What is a Public-Private Partnership?

A public-private partnership (P3) is a funding model for public infrastructure projects such as new airports, waste water treatment plants and new roadways.

The government at a local, state and/or national level make up a public partner. On the other hand, privately-owned business, public corporation or consortium of businesses with a specific area of expertise are what factor into a private partnership.

P3 arrangements are useful for large projects that require highly-skilled workers and a significant cash outlay to get started. They are also useful in countries that require the state to legally own any infrastructure that serves the public.

Different models of P3 funding are characterized by which partner is responsible for owning and maintaining assets at different stages of the project. Below are a couple of examples of types of projects that Terracare Associates has participated in some form:

Design-Build (DB)

The private-sector partner designs and builds the infrastructure to meet the public-sector partner’s specifications, often for a fixed price. The private-sector partner assumes all risk.

Operation & Maintenance Contract (O & M)

The private-sector partner, under contract, operates a publicly-owned asset for a specific period of time. The public partner retains ownership of the assets. Our partnership with CH2M-Hill and the City of Centennial Public works department, which just became the first accredited P3 of its time, is an example of this type of arrangement.

The primary value of the P3 model comes from delivering a needed project more efficiently and at less risk for the public entity.

Using Denver as an example, CDOT has been able to complete an expansion of Highway 36 between Boulder and the I-25 corridor using private sector funding in exchange for an arrangement on tolling fees. This model has proven itself successful enough that the same type of model is being used for the eventual I-70 expansion project.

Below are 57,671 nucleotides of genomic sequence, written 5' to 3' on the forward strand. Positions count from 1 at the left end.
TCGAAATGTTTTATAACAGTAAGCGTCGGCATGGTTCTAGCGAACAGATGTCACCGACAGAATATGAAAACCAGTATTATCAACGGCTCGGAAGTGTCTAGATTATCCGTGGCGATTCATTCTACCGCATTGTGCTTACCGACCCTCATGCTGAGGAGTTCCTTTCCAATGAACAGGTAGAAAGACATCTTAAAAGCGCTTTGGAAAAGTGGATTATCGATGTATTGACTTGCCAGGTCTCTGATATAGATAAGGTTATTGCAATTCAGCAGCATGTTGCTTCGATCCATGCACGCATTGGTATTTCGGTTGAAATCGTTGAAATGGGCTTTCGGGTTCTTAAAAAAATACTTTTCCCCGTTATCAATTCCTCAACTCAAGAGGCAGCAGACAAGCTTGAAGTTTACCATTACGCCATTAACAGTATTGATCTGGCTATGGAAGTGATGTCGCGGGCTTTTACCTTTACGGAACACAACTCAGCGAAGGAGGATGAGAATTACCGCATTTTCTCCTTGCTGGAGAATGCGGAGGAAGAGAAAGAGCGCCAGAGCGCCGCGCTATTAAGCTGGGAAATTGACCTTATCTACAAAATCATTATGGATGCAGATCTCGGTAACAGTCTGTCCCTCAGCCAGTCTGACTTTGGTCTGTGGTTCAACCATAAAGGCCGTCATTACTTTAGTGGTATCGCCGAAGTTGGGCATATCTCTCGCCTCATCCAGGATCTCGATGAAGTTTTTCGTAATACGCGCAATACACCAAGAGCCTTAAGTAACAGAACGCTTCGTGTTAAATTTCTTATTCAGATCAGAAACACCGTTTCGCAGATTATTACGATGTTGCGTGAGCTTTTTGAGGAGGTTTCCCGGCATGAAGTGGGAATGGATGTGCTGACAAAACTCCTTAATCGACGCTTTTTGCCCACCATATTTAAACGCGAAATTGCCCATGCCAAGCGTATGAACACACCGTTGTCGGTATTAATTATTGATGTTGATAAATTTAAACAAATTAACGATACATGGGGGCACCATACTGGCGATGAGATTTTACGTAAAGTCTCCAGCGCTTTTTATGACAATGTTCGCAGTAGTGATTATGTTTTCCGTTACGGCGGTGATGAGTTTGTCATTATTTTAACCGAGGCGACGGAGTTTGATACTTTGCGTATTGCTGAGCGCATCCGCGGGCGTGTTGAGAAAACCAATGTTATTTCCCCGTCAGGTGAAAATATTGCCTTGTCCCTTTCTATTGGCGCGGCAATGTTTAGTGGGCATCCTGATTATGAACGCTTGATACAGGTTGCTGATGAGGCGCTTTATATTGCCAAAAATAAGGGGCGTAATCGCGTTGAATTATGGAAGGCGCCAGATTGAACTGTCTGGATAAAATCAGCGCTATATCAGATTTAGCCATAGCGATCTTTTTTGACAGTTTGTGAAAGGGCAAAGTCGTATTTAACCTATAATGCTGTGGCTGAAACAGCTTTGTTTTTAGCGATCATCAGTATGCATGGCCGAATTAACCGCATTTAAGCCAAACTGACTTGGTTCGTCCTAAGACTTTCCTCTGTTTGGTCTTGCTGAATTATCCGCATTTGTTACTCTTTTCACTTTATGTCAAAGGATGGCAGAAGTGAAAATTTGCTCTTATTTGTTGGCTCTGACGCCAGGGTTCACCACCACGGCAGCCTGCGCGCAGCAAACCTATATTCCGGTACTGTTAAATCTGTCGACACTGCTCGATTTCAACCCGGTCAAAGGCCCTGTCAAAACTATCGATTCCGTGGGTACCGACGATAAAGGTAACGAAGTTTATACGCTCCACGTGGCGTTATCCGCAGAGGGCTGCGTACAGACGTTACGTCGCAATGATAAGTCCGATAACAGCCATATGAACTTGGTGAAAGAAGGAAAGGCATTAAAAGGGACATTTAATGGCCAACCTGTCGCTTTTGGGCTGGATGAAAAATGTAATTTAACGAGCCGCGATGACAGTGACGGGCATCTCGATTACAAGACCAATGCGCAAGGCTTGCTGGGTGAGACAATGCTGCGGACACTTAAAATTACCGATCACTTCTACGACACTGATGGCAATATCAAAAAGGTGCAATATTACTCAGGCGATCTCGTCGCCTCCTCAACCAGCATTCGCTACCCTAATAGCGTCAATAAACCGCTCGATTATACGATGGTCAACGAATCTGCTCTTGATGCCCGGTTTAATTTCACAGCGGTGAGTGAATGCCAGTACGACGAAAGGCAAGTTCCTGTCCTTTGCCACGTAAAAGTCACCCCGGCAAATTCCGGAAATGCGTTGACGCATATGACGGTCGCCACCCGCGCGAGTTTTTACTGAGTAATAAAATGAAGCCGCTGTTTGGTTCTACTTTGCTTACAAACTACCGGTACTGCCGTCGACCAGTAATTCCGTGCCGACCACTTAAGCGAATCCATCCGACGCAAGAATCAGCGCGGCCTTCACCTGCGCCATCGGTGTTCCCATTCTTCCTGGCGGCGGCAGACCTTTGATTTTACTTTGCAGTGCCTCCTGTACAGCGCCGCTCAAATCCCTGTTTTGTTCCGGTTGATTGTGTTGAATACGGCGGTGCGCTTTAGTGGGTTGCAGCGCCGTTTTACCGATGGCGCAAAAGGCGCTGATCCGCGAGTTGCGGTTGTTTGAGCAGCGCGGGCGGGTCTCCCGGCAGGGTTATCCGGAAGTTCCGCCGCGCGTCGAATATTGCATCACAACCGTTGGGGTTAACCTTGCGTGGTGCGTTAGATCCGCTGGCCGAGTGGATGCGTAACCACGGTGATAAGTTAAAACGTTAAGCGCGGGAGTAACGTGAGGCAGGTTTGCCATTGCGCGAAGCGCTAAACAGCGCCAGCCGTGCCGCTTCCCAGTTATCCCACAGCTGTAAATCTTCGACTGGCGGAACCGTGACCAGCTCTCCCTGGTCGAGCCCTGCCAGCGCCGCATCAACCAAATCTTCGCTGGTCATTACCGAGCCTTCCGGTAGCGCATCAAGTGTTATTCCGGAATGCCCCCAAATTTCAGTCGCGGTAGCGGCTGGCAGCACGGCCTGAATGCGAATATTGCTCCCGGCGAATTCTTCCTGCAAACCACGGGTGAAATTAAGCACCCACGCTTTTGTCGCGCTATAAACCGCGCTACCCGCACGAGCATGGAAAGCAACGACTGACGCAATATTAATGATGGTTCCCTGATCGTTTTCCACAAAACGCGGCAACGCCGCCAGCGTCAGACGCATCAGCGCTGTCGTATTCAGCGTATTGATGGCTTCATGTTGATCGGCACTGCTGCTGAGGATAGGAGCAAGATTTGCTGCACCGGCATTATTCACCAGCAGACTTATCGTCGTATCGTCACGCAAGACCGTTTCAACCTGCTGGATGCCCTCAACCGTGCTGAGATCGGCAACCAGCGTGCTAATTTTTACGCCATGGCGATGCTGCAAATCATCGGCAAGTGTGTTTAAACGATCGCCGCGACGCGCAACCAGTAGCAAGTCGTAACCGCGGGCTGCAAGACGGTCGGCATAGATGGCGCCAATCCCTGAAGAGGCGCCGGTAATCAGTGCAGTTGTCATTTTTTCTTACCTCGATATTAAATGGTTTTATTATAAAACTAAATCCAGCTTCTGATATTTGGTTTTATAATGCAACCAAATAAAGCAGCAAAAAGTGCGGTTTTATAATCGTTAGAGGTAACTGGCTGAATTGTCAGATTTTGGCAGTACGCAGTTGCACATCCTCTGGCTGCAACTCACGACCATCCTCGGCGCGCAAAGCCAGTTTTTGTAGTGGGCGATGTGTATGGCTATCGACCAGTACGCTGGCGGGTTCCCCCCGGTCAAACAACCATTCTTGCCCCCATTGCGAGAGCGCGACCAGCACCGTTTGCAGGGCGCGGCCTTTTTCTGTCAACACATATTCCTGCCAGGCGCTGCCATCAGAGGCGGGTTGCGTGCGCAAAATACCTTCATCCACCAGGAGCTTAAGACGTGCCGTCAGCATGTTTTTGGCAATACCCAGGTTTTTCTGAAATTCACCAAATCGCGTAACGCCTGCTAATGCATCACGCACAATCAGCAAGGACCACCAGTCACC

Another large scale Denver area project is the connection of Denver International Airport to downtown Denver via a monorail going from the airport to downtown Denver. This project was started first by a public-private arrangement and finished through support by the federal government with large funding to finish the project.

Our P3 experts on staff at Terracare are available for a P3 consultation with your team throughout the United States. Contact us today for more information on this innovative approach to public works requirements.

Parking Lot Repairs That Will Improve Your Property Value This Spring

Spring has made an early appearance and that’s a great excuse to get outside and walk your parking areas to determine what needs should be addressed. As a commercial property owner, a sound facilities management and maintenance program is a necessity to keep the value and appearance of the facility at its best. Maintaining a parking lot can seem daunting, but it is a necessary task. The parking lot is the first impression your customers are presented. It should be clean, easy to navigate and free of asphalt defects.

Here are some types of maintenance services you should be looking to be provided: